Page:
Preparing the Canvas: Your Position File

Unless you are assembling the file from scratch, you will typically be following a client file to assemble to; I call this my position file. A client can supply you with a position file in a couple of ways. They may supply a low-resolution layered or flat file that you will have to mimic in high resolution (see Tutorial 7), or a PDF file that you can rasterize when opening in Photoshop. If the file is a PDF or EPS file, simply drag the file icon onto the Photoshop icon, and Photoshop will process the file.

  • If a file is supplied in Quark or InDesign, you can save out an EPS file of the entire page for use as a position file. Simply call up the client's file in either program and save the file as an EPS (Menu » File » Save As, at which time you'll have the option of saving the file as an EPS file). When you go to open this file in Photoshop, the dialog box shown in Figure 6-26 will come up and ask you what resolution and color mode you wish to open the file in. The file begins to process, and you'll get a progress dialog box to let you know things are underway.

    Figure 6-26. Dialog box you'll see when dragging a Quark EPS file into Photoshop

    Sometimes, when a Quark or InDesign file is supplied, I delete any unnecessary elements in the page that may cause clutter or cover up a portion of the image I can't see. For instance, if there is a lot of text or there are banners splashed across the Quark file, then I will delete them from my Quark file prior to creating an EPS file so that the image FPO (position file) looks cleaner when brought into Photoshop.
  • If you open PDF files in Photoshop, the dialog box in Figure 6-27 comes up and asks you which page to process and open, if there are multiple pages within the PDF file.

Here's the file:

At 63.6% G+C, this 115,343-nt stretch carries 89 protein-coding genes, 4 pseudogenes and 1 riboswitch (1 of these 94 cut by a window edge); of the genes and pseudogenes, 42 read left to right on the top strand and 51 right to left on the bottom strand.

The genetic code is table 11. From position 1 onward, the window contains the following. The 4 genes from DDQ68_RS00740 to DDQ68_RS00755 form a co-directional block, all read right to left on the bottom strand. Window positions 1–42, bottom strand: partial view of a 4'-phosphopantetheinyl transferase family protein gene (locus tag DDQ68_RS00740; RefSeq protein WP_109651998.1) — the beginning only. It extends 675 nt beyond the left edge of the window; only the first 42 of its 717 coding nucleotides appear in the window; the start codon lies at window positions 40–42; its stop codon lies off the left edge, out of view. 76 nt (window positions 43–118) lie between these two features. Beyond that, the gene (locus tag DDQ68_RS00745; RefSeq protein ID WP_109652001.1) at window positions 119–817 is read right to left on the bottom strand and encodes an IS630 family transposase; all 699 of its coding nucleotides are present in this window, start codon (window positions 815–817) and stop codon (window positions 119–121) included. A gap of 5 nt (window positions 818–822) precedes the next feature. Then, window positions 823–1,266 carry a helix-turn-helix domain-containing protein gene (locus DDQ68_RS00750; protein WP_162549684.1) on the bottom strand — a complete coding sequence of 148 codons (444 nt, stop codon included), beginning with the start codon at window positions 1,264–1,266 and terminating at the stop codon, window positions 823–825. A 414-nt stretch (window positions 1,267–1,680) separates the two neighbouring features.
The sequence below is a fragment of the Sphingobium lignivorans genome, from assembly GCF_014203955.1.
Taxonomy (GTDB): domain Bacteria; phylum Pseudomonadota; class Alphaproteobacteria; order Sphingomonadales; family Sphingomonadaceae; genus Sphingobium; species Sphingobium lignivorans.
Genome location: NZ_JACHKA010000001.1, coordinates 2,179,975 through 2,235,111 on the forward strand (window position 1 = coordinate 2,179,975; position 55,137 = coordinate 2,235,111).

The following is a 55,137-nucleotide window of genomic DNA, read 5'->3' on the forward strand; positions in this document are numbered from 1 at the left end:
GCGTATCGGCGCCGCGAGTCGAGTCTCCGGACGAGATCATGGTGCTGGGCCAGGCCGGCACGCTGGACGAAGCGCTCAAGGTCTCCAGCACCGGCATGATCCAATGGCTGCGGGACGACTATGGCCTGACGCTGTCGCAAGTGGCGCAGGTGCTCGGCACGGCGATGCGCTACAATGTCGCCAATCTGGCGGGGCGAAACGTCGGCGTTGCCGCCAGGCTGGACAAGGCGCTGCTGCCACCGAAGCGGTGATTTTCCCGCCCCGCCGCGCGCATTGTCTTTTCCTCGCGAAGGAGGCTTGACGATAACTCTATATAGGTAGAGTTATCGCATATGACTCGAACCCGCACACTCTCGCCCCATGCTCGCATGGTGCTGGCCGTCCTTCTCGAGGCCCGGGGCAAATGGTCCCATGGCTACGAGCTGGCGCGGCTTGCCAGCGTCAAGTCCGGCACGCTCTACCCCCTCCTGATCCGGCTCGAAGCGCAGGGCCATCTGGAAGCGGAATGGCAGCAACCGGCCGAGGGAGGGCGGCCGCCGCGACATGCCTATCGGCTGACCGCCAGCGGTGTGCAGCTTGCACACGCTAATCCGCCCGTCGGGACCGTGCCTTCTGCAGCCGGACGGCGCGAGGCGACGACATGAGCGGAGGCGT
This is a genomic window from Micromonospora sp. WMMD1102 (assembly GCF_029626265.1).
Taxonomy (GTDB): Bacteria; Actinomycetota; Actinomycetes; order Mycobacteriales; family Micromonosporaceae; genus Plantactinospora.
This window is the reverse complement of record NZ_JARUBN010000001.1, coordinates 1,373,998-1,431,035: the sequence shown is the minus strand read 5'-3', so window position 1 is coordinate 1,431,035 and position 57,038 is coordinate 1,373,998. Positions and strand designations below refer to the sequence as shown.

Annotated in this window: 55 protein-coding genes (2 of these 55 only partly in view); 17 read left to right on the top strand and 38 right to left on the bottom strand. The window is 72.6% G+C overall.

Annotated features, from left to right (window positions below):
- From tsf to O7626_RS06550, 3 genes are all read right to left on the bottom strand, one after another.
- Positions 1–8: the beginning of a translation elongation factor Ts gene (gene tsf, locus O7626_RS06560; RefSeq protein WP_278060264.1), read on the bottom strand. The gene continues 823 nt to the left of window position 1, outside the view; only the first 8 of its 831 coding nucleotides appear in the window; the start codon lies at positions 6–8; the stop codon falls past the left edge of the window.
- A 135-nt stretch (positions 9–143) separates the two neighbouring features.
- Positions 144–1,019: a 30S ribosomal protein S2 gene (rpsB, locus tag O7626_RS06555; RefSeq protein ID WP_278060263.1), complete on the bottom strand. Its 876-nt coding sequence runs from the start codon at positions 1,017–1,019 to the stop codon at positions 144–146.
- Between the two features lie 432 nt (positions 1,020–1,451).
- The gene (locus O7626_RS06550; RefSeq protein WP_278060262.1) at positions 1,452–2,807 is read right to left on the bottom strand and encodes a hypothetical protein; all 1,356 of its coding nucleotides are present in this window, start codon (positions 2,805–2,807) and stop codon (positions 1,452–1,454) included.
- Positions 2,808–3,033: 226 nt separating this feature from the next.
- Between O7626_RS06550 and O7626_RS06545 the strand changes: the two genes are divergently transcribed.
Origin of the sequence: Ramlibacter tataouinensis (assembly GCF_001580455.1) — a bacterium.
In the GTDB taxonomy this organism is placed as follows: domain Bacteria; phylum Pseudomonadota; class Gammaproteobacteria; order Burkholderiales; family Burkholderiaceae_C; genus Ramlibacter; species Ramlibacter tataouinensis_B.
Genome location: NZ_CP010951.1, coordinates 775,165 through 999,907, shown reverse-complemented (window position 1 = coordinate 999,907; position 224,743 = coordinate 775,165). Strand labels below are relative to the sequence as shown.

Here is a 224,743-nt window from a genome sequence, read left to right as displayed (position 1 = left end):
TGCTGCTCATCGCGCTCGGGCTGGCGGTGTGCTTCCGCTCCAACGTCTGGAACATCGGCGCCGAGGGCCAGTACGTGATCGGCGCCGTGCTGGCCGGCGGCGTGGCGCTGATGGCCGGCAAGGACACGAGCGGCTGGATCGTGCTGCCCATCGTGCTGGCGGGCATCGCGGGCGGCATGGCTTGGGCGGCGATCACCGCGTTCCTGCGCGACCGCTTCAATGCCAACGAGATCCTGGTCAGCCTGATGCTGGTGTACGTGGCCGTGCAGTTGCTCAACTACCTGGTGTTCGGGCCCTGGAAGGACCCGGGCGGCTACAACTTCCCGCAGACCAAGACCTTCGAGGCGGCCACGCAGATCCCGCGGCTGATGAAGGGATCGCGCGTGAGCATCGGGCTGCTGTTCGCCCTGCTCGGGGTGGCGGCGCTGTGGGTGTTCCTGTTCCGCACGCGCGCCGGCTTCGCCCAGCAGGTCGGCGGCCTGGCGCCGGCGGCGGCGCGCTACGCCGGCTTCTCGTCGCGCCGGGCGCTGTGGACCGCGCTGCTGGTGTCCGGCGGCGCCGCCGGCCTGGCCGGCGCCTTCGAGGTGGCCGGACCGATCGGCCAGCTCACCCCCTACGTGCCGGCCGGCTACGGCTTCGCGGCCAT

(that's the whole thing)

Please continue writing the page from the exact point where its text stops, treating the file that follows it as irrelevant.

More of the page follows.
• Of course, if you are the creator of the file, your image composition has endless possibilities and you will start with a blank canvas or a background image.

    Figure 6-27. Dialog box you'll see when opening a PDF file in Photoshop

The final application will determine input information, but I usually accept the default 72 dpi and may even choose grayscale just to speed things up. You can always change the file later, to 300 dpi and CMYK for magazine specs, for instance. I'll OK that and wait for the file to process. Once the information is input, it will continue to process. It may take some time, depending on the size of the file. Be patient! (Although this image isn't all that big, some files of this type opened in Photoshop this way can take a very long time. So don't panic if nothing seems to be happening; eventually something will!)

Make sure you save your file when it opensyou don't want to have to reprocess it!

Adjusting the Canvas

When the file finishes processing, you are ready to go. It should be the right resolution and the right physical dimension. You may want to go into the Canvas size dialog box Image » Canvas size) and add a small amount of bleed or image background just in case the client decides to shift the image slightly. By doing this, you'll save yourself redoing an image more than a few times! I typically add a half inch or less of bleed, depending on the size of the image (Figure 6-28).

Figure 6-28. Use the Canvas size dialog box to add some bleed to the position file

Let's assume that the client supplied the file. The client wants us to place the high-resolution images we have on file in position as she has laid them out on her supplied position file.

Once the canvas size is set, double-click on the FPO image layer and rename it "FPO" so you know this is the position file.

Again, I am a big fan of keeping layers to a minimum and with names that anyone can recognize. As I have mentioned before, you just never know who might pick up your file.